Indy Reads Books
911 Massachusetts Ave, Indianapolis, Indiana 46202

First Friday with Angela DeCamp & Mike DeCamp
Friday, March 2, 6pm – 8pm

This First Friday, join us for the opening reception of Angela DeCamp and a reading from local author Mike DeCamp in his new book, Abandon Hope. 

The Writers Guild at Bloomington

Words! A Bloomington Celebration of Poetry and Spoken Word
March 1-March 31 at a variety of venues
Get all the details here:

Bloomington Poetry Slam
Friday, March 2,  8:30pm
at The Bishop, 123 N. Walnut St. (18+ venue)
$5 at the door
Featured Performer: Adrienne Nadeau (Chicago, IL)
To sign-up for the open mic or poetry slam competition,
please email Space is limited!

Window Horses
Monday, March 5, 7pm
at the Buskirk-Chumley Theater, 114 E Kirkwood Ave
Written and directed by award-winning filmmaker Ann Marie Fleming, Window Horses is a feature animation about love—love of family, poetry, history, culture.

Andrea Gibson
Tuesday, March 6,  8pm
at the Buskirk-Chumley Theater, 114 E Kirkwood Ave

Reja-e Busailah
Wednesday, March 7, 5:30pm
(was originally scheduled for 12:30pm)
at the Global and International Studies Building, Room 3067

Spoken Word Series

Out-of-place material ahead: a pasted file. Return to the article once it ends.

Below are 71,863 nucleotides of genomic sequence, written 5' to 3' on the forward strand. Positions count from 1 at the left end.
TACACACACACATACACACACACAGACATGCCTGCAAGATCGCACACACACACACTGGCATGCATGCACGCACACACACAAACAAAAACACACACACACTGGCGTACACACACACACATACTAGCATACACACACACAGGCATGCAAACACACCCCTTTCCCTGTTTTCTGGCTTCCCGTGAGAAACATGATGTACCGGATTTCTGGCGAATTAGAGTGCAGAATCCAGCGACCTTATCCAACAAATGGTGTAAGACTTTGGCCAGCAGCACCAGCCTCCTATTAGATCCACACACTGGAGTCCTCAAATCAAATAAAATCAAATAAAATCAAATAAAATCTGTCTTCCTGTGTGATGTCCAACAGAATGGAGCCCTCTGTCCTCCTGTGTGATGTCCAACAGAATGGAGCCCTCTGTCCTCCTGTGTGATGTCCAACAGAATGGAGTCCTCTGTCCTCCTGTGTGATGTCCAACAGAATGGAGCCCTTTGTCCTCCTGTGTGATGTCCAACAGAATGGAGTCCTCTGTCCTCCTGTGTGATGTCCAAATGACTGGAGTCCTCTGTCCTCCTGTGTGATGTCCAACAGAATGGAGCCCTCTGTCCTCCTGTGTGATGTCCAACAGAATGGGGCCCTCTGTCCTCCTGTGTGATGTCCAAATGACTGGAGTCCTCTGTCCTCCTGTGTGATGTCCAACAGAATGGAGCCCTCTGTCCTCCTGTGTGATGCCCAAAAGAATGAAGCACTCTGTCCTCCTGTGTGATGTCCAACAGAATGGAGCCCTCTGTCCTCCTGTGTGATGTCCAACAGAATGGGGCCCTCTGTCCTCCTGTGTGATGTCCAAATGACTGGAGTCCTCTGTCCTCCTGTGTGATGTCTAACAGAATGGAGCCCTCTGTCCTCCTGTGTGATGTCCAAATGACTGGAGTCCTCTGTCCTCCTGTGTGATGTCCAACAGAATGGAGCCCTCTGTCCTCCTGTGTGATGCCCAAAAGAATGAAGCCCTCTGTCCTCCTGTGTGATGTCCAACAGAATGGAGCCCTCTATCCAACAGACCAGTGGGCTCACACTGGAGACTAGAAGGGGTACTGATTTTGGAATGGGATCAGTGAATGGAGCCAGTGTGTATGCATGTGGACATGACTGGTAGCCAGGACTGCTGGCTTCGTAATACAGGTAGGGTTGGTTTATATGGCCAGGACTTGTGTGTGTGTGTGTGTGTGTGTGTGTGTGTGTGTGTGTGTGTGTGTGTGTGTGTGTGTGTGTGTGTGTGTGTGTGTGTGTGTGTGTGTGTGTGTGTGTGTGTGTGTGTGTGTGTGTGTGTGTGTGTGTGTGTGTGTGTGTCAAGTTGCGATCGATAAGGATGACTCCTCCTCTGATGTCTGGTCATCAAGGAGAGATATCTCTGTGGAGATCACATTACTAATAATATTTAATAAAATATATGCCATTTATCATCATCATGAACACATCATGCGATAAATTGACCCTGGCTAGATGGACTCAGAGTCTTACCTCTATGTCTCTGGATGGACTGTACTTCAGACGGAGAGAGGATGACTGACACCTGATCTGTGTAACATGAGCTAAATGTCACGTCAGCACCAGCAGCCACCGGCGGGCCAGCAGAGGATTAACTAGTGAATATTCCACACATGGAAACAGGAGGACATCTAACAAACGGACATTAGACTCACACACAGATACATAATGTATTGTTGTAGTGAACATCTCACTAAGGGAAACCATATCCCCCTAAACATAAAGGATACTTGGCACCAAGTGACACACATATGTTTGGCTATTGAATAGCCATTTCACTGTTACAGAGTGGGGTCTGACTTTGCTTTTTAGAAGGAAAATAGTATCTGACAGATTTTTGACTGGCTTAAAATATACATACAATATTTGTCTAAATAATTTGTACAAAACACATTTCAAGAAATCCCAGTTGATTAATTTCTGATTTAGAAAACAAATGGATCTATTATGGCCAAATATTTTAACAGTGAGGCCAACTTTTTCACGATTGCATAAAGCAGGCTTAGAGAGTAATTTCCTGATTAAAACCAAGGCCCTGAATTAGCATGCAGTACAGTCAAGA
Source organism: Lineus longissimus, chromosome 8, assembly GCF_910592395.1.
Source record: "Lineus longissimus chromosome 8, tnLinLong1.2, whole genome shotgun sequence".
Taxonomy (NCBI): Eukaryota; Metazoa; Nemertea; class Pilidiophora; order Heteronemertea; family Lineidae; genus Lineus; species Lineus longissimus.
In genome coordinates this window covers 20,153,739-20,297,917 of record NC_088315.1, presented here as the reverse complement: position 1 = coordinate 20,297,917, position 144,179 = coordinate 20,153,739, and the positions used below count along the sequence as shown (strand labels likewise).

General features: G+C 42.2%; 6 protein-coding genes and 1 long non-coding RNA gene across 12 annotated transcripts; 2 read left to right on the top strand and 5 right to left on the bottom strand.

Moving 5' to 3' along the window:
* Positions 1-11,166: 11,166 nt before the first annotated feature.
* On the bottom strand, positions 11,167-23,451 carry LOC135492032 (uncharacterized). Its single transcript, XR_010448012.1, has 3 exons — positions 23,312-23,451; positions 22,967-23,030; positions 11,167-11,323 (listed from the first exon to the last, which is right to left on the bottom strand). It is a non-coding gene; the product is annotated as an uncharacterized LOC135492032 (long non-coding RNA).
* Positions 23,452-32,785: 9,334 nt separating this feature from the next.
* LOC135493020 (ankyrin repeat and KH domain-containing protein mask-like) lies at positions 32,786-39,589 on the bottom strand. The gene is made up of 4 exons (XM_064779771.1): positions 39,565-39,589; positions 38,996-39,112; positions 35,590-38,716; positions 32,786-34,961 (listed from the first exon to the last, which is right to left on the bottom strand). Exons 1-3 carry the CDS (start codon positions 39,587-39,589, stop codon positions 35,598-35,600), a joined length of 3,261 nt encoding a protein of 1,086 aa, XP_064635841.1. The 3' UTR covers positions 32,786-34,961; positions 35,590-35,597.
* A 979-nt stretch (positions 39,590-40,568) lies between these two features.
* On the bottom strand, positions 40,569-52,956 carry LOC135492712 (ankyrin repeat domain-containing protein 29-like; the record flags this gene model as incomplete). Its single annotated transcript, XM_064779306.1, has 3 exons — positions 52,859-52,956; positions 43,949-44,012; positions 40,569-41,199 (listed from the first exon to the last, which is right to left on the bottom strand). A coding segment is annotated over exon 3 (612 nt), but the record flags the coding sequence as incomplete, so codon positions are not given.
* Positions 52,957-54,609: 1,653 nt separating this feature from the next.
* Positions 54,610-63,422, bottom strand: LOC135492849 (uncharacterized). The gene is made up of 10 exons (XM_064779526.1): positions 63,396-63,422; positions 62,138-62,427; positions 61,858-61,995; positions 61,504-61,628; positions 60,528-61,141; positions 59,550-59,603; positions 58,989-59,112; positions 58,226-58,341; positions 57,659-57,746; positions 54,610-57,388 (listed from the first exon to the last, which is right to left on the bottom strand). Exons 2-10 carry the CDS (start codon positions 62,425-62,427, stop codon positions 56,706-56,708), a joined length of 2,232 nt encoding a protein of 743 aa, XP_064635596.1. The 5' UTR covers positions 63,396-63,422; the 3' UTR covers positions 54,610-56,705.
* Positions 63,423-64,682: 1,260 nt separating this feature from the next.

Thursday, March 8,  6pm
at The Players Pub
Price: $5
Featuring Christine Brandel, Tony Brewer, David H. Kim


Sunday, March 4  6-8 pm
Aristocrat Pub and Restaurant
5212 North College Avenue, Indianapolis, Indiana 46220
Tickets by Eventbrite

Join Dan Wakefield and his guest, Aleta Hodge,  She is the author of Indiana Avenue – Life and Musical Journey 1915-2015.

Mari Evans's Ethos & Creativity
Thursday, March 8,  6:30-8:00 PM
Basile Auditorium, Eskenazi Hall;
735 W. New York St, Indianapolis, IN 46202
A public conversation with local artists about art and race in Indianapolis takes its start from the 1989 essay “Ethos and Creativity: The Impulse as Malleable” by Indianapolis writer Mari Evans. This essay combines autobiography, history, and conceptual analysis to relate local conditions to a braoder understanding of the significance of artistic creation. Join a panel of Indianapolis artist to consider the essay’s continuing relevance to art, justice, and community.